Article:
We are delighted to announce the top three stories from February’s entries are (in alphabetical order):
- Her Eternal Dance
- The Answer
- The Real Love Affair
Narrow missed out:
- The Next Best Thing to Ambrosia
These three top stories will now go through to the final judging and the top ten prize-winning authors (not necessarily the same as the top ten stories as no author can win more than one prize) will be announced at the 2019 BeaconLit literary festival on Saturday 13th July. As with most months, there were more than three stories that could have made the top three but those that did were either closer to the theme or stronger (provoked more of a reaction after reading) so don’t be disheartened if yours hasn’t been mentioned.
If your story for this month isn’t listed in the above three, you are welcome to do whatever you like with your submission hereon in. If your story is listed, it’s possible that it could be placed in the ultimate top ten* which will be published on this website (and on http://www.beaconlit.co.uk) next July so please do not send it elsewhere until after the literary festival.
If you have requested, and paid for, critique, this will be with you in the next few days.
Morgen’s feedback on the stories received this month:
An interesting mix of stories this time. We had all sorts of love, human and otherwise, unrequited and destined. The three I chose were the ones that I felt strongest for at the end, whether happy, sad or impressed.
Following the reading of these stories, I thought it might be useful to provide some tips (in no particular order):
- Hyphens are only usually used to connect words such as ‘a well-known celebrity’ (where it appears before a noun)* whereas a long dash (–) is used as a standalone, for an aside – (e.g. Tim laughed – as he did regardless – at Sarah’s joke) and interruption at the end of dialogue. *So a ‘celebrity is well known’ isn’t hyphenated.
- Be careful of your tenses. One of the stories started in past tense but then switched to present tense with no reason for the start being in past tense.
- Where you use inverted commas for speech, everything else (quotes within speech, reported speech, references, titles etc.) should be in speech marks. If you use speech marks for speech then you would use inverted commas for everything else.
- When you’re writing someone’s name when another character is speaking to them, you’d need a comma before the name, i.e. ‘Do you know John?’ is asking if the person knows someone called John. ‘Do you know, John?’ means that the character is speaking to someone called John but asking them if they know something. A subtle difference but you want to avoid confusing the reader so they jump out of the story.
- Rhetorical question (e.g. It’s great, isn’t it) need no question marks, nor he / she asked.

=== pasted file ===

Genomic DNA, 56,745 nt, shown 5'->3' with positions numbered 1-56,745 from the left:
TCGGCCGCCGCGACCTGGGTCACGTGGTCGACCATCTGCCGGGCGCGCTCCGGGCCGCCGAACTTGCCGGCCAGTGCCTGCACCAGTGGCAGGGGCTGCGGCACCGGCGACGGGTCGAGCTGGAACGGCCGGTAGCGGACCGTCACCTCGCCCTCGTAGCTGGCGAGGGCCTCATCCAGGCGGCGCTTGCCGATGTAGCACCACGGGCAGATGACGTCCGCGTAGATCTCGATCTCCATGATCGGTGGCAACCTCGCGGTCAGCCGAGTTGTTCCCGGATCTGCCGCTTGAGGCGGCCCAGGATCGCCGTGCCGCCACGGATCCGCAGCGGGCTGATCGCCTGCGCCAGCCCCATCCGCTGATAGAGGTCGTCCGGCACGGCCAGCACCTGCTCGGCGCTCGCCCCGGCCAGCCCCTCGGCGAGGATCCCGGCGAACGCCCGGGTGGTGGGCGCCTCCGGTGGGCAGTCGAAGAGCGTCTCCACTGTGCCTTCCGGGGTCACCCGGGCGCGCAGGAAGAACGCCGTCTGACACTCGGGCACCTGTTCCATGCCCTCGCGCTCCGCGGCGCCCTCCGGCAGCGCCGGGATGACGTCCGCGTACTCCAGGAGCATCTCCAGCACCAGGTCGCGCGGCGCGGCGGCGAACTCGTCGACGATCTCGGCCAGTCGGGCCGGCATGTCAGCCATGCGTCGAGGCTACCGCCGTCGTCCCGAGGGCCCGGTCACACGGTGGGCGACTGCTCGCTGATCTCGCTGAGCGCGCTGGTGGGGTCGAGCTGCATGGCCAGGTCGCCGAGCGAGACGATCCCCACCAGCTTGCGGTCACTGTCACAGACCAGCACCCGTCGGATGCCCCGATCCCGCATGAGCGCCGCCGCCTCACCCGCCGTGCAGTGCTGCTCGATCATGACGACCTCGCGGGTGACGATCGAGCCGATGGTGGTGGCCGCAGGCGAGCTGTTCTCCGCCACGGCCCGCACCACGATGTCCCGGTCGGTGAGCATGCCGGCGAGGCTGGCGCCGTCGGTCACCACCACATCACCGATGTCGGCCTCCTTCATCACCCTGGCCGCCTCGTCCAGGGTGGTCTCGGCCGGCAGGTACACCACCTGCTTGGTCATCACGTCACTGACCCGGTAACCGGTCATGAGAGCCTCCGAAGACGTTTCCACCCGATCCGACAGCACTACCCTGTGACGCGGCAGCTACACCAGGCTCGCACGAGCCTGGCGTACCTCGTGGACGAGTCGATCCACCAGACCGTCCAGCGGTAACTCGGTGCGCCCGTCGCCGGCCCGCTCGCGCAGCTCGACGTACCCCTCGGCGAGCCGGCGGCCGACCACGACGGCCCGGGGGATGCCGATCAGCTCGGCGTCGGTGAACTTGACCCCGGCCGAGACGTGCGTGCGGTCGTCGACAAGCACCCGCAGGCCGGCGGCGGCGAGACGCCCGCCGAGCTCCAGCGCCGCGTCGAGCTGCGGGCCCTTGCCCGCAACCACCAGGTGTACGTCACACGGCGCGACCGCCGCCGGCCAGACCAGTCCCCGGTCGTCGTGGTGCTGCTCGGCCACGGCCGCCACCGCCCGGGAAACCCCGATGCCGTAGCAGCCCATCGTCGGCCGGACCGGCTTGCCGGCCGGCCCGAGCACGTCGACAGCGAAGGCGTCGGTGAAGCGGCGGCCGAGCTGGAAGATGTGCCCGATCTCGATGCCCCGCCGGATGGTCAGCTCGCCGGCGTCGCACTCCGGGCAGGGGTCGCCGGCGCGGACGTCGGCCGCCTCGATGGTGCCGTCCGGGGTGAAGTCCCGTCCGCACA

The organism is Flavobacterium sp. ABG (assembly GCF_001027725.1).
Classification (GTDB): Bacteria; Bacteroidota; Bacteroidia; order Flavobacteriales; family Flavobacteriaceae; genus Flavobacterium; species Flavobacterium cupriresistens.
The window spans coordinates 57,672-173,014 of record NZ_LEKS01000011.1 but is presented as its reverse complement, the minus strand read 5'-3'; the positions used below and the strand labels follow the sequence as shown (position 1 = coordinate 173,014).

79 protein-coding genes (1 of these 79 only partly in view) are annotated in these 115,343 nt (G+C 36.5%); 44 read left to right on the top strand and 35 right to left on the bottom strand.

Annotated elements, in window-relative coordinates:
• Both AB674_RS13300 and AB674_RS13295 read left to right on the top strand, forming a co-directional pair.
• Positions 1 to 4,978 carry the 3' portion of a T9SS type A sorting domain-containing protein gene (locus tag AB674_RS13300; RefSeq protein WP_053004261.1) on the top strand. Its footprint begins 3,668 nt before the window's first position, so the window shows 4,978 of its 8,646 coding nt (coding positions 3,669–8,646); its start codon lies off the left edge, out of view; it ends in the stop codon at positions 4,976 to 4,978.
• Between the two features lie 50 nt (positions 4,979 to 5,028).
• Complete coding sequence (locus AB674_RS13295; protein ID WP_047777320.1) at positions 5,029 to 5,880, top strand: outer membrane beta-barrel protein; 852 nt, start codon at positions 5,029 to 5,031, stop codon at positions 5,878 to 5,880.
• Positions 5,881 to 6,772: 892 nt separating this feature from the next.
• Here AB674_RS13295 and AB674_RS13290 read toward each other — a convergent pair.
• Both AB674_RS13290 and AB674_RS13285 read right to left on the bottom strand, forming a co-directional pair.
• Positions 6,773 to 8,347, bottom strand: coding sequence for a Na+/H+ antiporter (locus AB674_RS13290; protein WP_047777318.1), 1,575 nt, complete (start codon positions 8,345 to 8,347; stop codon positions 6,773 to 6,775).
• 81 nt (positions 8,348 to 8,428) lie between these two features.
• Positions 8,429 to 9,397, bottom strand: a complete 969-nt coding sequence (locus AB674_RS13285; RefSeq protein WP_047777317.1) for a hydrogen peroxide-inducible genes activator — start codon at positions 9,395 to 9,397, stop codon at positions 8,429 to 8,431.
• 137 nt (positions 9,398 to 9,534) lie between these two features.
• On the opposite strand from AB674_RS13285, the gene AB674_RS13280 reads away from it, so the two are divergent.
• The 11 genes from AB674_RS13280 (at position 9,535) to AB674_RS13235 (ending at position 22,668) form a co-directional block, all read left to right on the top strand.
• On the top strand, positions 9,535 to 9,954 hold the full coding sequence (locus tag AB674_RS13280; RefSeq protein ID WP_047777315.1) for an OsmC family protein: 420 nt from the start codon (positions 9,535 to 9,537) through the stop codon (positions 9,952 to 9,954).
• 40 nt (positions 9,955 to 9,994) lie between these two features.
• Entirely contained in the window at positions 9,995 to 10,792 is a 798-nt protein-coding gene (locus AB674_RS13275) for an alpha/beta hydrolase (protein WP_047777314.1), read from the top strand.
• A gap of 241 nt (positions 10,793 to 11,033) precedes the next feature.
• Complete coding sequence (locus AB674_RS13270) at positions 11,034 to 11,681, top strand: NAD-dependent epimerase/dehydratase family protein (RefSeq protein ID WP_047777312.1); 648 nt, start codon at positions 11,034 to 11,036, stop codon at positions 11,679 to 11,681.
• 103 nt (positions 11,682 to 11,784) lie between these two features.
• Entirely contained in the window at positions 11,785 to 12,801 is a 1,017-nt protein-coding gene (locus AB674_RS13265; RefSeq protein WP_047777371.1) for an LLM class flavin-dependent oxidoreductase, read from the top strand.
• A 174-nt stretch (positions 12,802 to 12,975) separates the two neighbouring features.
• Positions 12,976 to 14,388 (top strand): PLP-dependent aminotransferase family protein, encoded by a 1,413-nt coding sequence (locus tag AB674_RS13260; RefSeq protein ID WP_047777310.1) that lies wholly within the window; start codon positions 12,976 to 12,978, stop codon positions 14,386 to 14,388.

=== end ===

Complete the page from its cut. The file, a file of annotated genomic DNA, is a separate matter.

- Although grammatically correct, I recommend that you don’t put commas between adjectives. At least not so many. It slows the pace… really slows it where there are several. In my opinion, commas work best when the reader is supposed to breathe (or the writer wants to make the reader pause for a particular reason). They wouldn’t need to when describing an object and anything that slows what should be a fast-paced page-turning read is best avoided.
- There’s a brilliant list showing the order of adjectives at https://www.perfect-english-grammar.com/order-of-adjectives.htmland see https://www.gingersoftware.com/content/grammar-rules/adjectives/order-of-adjectives.
- Where you have two characters of the same gender in the scene, it can be confusing with just ‘he, she, him, her’ etc. (they should always refer to the last character mentioned, e.g. Emma and Tim went to visit her grandfather. He thought the man looked tired. = Tim thought…
- Like ‘erm’, we do say ‘well’ as a dialogue pause but it’s best not to include it in our writing, or at the most have it as a characteristic for one of the characters. Ditto ‘look’.
- I’m old school and prefer no-one to no one but the latter is grammatically correct. https://en.oxforddictionaries.com/definition/no_one
Although Morgen judges on the impact of the stories and the quality of the writing, it’s always disappointing when there are simple spelling mistakes or even simpler errors that should have been picked up during the editing process. Please do read your stories carefully before submitting and ideally show them to someone you trust for their opinion.
*Should you get through to the longlist of 30 stories (three per month over ten months), it doesn’t necessarily mean that your story won’t be chosen if it slips out of the top ten. No author will appear in the top ten twice so a story that came eleventh (or twelfth, thirteenth…) could be bumped up where there are author duplications.
And now you can also receive feedback on your story / stories at £5 per story with the optional critique service (given by the judge, Morgen Bailey, who is a professional editor for publishers and independent authors). This option is detailed on the main 500-word Competition page with an option to select critique within the entry form.
N.B. All the money from this competition goes to BeaconLit funds for the local libraries. Morgen is not charging for her time. Good luck!